“Robbinsdale has some of the same features of Edina, with a downtown main street and many charming old homes, but it’s never going to be fancy. It’s primarily a working-class suburb, and because of the size of the housing stock, it probably always will be. But things are changing,” says Richie. When he was growing up in Robbinsdale, young families were pushing out to the second-ring suburbs and Robbinsale had become a city of older people. A high school, junior high, and two elementary schools closed. But now young families are returning.

“There is a definite resurgence. [The restaurant] Travail really put us on the map, and the owners opened Pig Ate My Pizza, which also draws people in. But if you look at the tables, most of those folks live in Robbinsdale and it has a real Robbinsdale feel to it. There’s a big movement to get a food co-op started, and we’ll probably have light rail before too long. It’s an inexpensive area to live in, it’s quiet, and people are so passionate about it. We have a huge booster club, the Birdtown Club, and their motto is, “It’s Better in Birdtown.”

Robbinsdale schools still draw students from the surrounding suburbs and Minneapolis. Richie’s book includes photos and stories from the city’s schools, businesses, and notable residents. A blizzard, a plane crash, and numerous fires — one of which leveled a large section of downtown — give the book some drama, and Ritchie includes some fantastic stories about Robbinsdale residents.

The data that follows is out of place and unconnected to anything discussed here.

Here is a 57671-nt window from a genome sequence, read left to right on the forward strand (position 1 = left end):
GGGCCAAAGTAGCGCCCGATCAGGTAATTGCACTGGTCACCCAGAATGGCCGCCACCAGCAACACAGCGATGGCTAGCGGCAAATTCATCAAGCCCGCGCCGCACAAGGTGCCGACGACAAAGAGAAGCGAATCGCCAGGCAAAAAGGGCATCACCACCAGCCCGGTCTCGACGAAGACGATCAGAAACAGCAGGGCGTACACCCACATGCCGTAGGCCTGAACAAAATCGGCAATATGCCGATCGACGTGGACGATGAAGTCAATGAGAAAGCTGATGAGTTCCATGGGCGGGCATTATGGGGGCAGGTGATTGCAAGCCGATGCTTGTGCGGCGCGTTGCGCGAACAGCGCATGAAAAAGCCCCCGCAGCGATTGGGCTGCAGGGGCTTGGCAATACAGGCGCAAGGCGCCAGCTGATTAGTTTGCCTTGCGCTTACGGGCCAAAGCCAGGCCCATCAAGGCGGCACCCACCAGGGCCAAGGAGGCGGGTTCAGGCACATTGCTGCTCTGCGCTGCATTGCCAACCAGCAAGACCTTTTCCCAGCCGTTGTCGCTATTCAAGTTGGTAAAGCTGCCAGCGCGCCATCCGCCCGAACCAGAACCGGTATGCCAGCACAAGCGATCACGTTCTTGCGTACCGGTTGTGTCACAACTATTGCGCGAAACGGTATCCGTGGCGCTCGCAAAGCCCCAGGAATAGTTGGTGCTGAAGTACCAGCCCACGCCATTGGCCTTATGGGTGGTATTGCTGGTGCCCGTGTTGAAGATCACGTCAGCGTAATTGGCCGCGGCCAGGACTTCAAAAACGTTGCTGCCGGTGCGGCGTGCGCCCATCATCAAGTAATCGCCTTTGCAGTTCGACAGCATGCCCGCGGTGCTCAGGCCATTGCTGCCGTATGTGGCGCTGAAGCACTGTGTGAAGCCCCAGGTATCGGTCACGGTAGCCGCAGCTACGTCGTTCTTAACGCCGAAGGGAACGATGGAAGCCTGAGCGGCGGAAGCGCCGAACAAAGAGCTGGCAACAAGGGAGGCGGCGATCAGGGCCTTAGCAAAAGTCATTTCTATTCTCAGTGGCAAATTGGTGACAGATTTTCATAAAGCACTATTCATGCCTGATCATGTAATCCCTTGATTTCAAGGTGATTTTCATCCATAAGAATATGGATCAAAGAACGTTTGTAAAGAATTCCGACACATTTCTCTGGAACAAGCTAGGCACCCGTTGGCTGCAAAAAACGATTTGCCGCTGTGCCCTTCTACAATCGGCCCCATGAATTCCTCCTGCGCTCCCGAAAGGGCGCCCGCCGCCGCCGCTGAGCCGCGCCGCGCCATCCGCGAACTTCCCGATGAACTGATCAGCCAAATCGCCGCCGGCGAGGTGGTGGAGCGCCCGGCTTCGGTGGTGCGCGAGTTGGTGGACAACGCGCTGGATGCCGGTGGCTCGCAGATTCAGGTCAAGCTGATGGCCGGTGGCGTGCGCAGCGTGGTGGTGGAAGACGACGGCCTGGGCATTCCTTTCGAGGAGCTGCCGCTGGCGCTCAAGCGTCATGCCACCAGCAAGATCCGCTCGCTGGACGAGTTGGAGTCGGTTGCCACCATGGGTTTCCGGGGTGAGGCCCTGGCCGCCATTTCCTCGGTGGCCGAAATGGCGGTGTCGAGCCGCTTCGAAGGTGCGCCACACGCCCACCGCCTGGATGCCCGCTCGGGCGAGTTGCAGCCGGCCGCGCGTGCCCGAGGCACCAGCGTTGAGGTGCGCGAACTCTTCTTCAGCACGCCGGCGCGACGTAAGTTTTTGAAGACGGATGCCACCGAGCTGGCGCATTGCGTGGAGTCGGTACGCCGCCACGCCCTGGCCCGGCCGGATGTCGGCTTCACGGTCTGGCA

William H. Fawcett founded “Captain Billy’s Whiz Bang” magazine in 1919, which launched a magazine and comics empire (titles included “True Confessions,” “Captain Marvel” and “Mechanix Illustrated”) before moving headquarters to New York City; Robbinsdale’s town celebration Whiz Bang Days is named for the now-defunct magazine. Dr. Samuel Samuelson, who founded Victory Hospital (called North Memorial since 1954) made the papers one day, “when a 250-pound motor fell on his leg. After hobbling into the operating room, he sewed up the cut with 20 stitches, taped a small fracture, and grabbed a set of crutches to begin his rounds. He believed that there was no sense letting a little thing like that interrupt his work,” writes Richie.